While some may allege that I have made an endorsement for the West Maui County Council race, I am flattered that anyone would think my support has that much influence over the voting public.

To keep this short and to the point, if anyone tells you that I have endorsed them or support any specific candidate in the West Maui race, they would be giving you false information.

To the contrary, since there are many worthy candidates to choose from, I have personally supported many of them by answering questions that are asked of me, and by also giving them my time and insights should they make such requests.    

I have even given small donations when I have attended candidate events, since I know how expensive it is to run for office.

While I have refrained from making any endorsements, I feel compelled to state quite firmly that there are two candidates for the West Maui Council race that I absolutely would not wish to see elected: Eve Clute or Alan Fukuyama.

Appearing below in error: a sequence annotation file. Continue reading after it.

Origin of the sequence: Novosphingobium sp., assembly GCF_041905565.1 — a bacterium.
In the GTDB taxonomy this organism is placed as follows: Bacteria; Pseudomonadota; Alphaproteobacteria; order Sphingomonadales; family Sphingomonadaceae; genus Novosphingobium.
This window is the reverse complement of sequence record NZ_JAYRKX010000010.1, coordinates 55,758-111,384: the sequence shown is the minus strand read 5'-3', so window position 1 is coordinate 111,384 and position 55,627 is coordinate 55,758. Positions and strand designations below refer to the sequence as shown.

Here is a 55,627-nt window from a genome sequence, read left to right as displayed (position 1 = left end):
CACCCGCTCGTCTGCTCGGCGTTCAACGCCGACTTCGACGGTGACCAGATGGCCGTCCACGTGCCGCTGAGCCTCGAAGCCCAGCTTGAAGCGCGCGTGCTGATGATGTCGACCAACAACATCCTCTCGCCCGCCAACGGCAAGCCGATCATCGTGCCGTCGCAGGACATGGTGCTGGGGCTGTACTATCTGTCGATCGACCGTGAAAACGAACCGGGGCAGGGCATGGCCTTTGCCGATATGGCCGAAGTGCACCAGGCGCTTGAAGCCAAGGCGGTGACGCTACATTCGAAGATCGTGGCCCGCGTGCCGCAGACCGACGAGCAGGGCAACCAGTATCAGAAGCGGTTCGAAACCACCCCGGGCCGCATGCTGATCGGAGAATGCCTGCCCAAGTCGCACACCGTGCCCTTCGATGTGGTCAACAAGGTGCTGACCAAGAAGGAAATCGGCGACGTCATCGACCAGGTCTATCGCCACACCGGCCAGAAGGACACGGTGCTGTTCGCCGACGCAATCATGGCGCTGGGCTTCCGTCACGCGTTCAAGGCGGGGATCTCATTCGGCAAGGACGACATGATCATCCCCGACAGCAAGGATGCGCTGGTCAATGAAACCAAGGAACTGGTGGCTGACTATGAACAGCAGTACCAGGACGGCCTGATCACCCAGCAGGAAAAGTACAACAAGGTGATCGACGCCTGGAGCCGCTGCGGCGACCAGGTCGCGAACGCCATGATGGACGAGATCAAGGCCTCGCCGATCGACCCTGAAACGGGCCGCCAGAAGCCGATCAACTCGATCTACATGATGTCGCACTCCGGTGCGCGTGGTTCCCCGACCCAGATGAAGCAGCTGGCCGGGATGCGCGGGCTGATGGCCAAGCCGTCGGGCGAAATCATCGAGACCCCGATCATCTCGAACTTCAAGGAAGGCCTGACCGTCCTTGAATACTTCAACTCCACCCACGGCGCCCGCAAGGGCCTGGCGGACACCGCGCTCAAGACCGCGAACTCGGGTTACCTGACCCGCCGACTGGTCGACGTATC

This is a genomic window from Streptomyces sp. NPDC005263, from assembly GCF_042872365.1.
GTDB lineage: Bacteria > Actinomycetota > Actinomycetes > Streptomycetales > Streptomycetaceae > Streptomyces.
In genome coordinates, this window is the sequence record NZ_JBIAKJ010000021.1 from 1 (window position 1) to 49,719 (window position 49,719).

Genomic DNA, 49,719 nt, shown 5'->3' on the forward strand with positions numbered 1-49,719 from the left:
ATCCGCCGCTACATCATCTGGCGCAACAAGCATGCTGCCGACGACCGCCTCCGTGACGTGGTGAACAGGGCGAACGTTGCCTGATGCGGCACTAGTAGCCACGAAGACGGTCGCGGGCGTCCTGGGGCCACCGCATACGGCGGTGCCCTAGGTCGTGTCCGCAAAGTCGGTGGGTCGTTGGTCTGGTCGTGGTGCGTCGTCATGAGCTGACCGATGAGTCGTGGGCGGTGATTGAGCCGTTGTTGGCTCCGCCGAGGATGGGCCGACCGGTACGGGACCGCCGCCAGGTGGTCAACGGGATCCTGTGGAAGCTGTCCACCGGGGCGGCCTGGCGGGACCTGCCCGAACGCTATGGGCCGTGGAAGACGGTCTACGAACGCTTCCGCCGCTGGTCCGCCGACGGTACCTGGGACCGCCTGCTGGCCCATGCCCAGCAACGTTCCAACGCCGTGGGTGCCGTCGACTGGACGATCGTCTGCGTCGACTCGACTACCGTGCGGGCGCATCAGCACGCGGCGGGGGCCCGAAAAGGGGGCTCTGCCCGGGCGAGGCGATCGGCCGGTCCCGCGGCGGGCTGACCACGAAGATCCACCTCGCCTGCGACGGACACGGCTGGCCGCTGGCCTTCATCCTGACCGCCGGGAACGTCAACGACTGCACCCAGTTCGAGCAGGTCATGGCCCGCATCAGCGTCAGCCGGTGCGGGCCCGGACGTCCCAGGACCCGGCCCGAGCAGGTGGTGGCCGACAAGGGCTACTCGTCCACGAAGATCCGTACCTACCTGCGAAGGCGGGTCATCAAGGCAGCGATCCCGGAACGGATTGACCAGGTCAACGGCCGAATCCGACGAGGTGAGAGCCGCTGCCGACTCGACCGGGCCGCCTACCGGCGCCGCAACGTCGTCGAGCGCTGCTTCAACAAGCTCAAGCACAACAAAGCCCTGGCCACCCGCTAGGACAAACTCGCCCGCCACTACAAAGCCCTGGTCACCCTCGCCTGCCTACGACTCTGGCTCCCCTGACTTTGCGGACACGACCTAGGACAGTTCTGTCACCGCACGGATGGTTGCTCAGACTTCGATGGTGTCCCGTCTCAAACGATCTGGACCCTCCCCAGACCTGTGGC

With many other candidates in this already crowded race, I believe the voters of Maui Nui will make their wishes known, and I do sincerely hope that the final two candidates who emerge from the first special election are worthy of your votes and are willing to serve the public honorably and effectively.

JO ANNE JOHNSON, West Maui Councilmember


For 21 years, I’ve been the Maui County Veterans’ Council secretary. I had many presidents. 

President Paul Laub did a magnificent difference in the Veterans’ Council. He will make a great leader and get the work done. He will make a great addition on the Maui County Council.



The cry from the American people for the past several years is “fix the economy.”

In Obama’s 9/9/09 speech, he stated, “A full and vibrant recovery is many months away. And I will not let up until those Americans who seek jobs can find them; until those businesses that seek capital and credit can thrive; until all responsible homeowners can stay in their homes. That is our ultimate goal.”